One of the coolest unexpected experiences of the Amazon and our stay at Juma Lodge was meeting these guys. While touring the resort, the guide told us that two monkeys lived in the area, and when they jump on you, it’s important to not be startled, to stay calm and not scream because you wouldn’t want to frighten the monkey. They also told us to keep our doors locked whenever we left the rooms, because the monkeys liked to ‘help themselves’ to your belongings and make a huge mess of it. He also warned that if we hear a “knock” on our door to not open it all the way, to crack it first and make sure it’s not a monkey trying to get in. We all chatted in excitement about all these little tips over dinner and tucked ourselves in for the night hoping we would get to see one of these little guys the next day.
Well… see these monkeys we did. Around 6:30 am the knocks on the door started coming! Just as the guide had warned us, it was monkey time. Up and down the resort they went, waking everybody up. They crawled on us, they cuddled in our arms, they swung from our bodies with their tails, they napped on us in hammocks, and they stole the limes from our cocktails. It was amazing. I’ll never forget napping in the hammock, hearing the pitter-patter of little monkey feet coming and then seeing his head popping over the hammock edge…and in he came to join me. It was a blast.
Monkey love – The female monkey was absolutely 100% head-over-heels in love with our travel companion Zach. Any time he was outside his room she was in his arms. As the trip progressed, the deeper she felt and even started swatting Kelly away to keep him all to herself! He couldn’t move without her attached to him and if he was in his room she’d knock and try the door knob repeatedly!
I love when life gives you these memories you can never plan for, an experience you didn’t know was possible. Such an adventure… just monkeying around.
Continue reading “Monkey Love”
The people of South Africa stand as the example of everything good about humanity. They believe in peace and sharing and harmony. I like to think their souls are beautiful because they are a part of a true circle of life here. They understand their place among the animals, in the grass, with the trees, all while walking with their ancestors.
Our evening drives were the perfect decrescendo to the day. As the golden hour set and the Southern Cross smiled down from the heavens, we sipped our cocktails over the endless horizon and said good night to all the creatures we had shared in the moment with. I try to go back to this place in my memory when I lay in bed awake early in the morning. I try to remember the colors of the sky, the whites of the horns, the sounds of nature and vastness of view. I try to remember that all that is good is all that ever was.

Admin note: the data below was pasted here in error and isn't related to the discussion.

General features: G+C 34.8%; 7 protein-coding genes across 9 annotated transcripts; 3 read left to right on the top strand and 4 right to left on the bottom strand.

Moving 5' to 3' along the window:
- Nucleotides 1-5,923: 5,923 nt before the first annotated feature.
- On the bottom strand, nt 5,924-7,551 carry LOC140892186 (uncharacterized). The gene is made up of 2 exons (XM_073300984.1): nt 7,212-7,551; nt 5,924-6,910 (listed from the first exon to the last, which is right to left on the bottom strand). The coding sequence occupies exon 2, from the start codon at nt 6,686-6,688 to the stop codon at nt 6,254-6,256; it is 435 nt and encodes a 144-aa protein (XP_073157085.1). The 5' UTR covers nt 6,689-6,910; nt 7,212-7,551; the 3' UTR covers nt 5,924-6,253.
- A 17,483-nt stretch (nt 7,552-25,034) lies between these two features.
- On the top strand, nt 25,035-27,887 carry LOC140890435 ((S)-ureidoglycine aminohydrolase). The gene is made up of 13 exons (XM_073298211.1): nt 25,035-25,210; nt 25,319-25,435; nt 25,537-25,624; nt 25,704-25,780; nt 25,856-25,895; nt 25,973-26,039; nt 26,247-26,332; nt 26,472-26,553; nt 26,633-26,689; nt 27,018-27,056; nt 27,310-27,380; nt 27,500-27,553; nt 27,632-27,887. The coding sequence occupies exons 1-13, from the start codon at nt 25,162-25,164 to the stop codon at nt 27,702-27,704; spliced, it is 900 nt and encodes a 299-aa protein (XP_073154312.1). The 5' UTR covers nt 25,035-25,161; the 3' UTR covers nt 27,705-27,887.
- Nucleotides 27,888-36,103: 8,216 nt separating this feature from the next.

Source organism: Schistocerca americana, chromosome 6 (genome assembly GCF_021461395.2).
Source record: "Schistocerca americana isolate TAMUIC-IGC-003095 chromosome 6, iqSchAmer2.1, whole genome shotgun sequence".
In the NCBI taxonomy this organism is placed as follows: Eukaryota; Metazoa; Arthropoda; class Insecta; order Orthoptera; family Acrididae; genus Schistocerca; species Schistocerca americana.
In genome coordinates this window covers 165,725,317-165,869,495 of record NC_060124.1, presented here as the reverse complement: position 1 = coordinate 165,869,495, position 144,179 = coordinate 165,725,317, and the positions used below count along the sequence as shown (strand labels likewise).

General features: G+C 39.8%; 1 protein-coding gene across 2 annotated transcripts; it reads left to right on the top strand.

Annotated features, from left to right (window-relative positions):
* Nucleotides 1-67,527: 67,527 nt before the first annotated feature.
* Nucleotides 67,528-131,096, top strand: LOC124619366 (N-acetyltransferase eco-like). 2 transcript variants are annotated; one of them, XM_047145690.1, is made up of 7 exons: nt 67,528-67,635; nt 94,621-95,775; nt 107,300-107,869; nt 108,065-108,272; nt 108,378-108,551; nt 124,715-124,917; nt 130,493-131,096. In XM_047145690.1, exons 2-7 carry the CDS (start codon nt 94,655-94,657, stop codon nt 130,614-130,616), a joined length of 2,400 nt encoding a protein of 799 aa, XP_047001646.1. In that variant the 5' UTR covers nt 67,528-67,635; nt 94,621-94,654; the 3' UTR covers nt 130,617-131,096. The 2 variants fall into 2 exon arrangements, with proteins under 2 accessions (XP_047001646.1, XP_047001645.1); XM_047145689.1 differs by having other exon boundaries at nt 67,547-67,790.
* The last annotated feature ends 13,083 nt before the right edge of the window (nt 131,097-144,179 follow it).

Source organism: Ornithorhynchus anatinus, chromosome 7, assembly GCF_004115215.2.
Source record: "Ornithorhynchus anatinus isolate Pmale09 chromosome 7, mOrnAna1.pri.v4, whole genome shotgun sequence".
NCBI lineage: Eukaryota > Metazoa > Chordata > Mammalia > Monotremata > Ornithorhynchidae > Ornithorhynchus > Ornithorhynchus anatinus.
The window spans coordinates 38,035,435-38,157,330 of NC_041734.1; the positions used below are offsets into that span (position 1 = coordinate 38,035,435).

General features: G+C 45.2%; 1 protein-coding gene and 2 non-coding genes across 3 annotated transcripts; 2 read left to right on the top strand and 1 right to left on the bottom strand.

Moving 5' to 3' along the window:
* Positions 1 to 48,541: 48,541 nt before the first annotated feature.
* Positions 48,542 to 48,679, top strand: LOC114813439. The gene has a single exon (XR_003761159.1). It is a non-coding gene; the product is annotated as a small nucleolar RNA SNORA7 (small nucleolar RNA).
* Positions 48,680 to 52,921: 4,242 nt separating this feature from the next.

As we boarded the plane to leave, I was planning how to come back. The great migration, Tanzania, Kenya, gorillas in the mist… I think I have begun a lifelong love affair for all that is Africa. These photographs are all that remain of our fading memories now. As the years press on and we set out to new lands, new experiences, I hope this place stays just the way it was so that future generations can experience what we have and know this love now in our hearts.
Continue reading “Safari Nights”
I will never forget hearing the first roar from a lion. My entire body filled with adrenaline, fear, anxiety, total alertness. It is a sound that cuts straight to the center of your chest, an emotional reaction that feels today the same way it must have felt to humans thousands of years ago. We would cruise around, tracking paw prints in the sand. It was always breathtaking when we found our animal, it was always the most beautiful thing.
There were these wonderfully quiet moments where we would just sit in silence among the wild and all the world felt in perfect harmony. In contrast we had other times where we were speeding through the African tundra, chasing a lioness on the run, our hearts racing! “Tattle tail” birds would scream warnings of the predator on the move while giraffe, zebras, and impalas ran for their lives. Fear and adrenaline pump through your blood, a high we felt for hours. Being in the presence of something much stronger and more powerful than you, understanding and observing the circle of life, how it is such a beautiful balance, makes you respect and appreciate the world just as it is when it just IS.
We were so fortunate to stay at this beautiful resort but even if you were anywhere else, it doesn’t change the way the sunrise looks in the misty morning, the quiet way elephants migrate past you or the feeling in your soul when a lion looks you right in the eye…
Continue reading “Safari Afternoons”
So I live in New York City which means I basically think the trees in Central Park are ‘wildlife’ . I think the last non-pet animal I saw was a raccoon hanging out on a fire escape on 2nd ave, and no, it wasn’t a hipster in disguise. When I called Animal Control I got the usual New Yorker response, “what do you want us to do about it?” and click. So when I get to go places with REAL wildlife I feel the excitement of discovery like when I was a little girl growing up in Texas collecting worms in my grandma’s back yard.
The animals are apart of Alldredge Orchards in Platte City, Missouri and while running around in my overalls and red lip gloss chasing chickens, picking apples and wondering into barns I’m sure I wasn’t allowed in I felt just like Dorothy in the Wizard of Oz. I can see how these characters could come to life in the imagination if left alone there (here’s where I push away from my work desk and break out into “somewhere over the rainbow”). I wonder how this would compare to the Tyson farm… which reminds me I need to see Food Inc. Anyway, please do meet my new farm friends: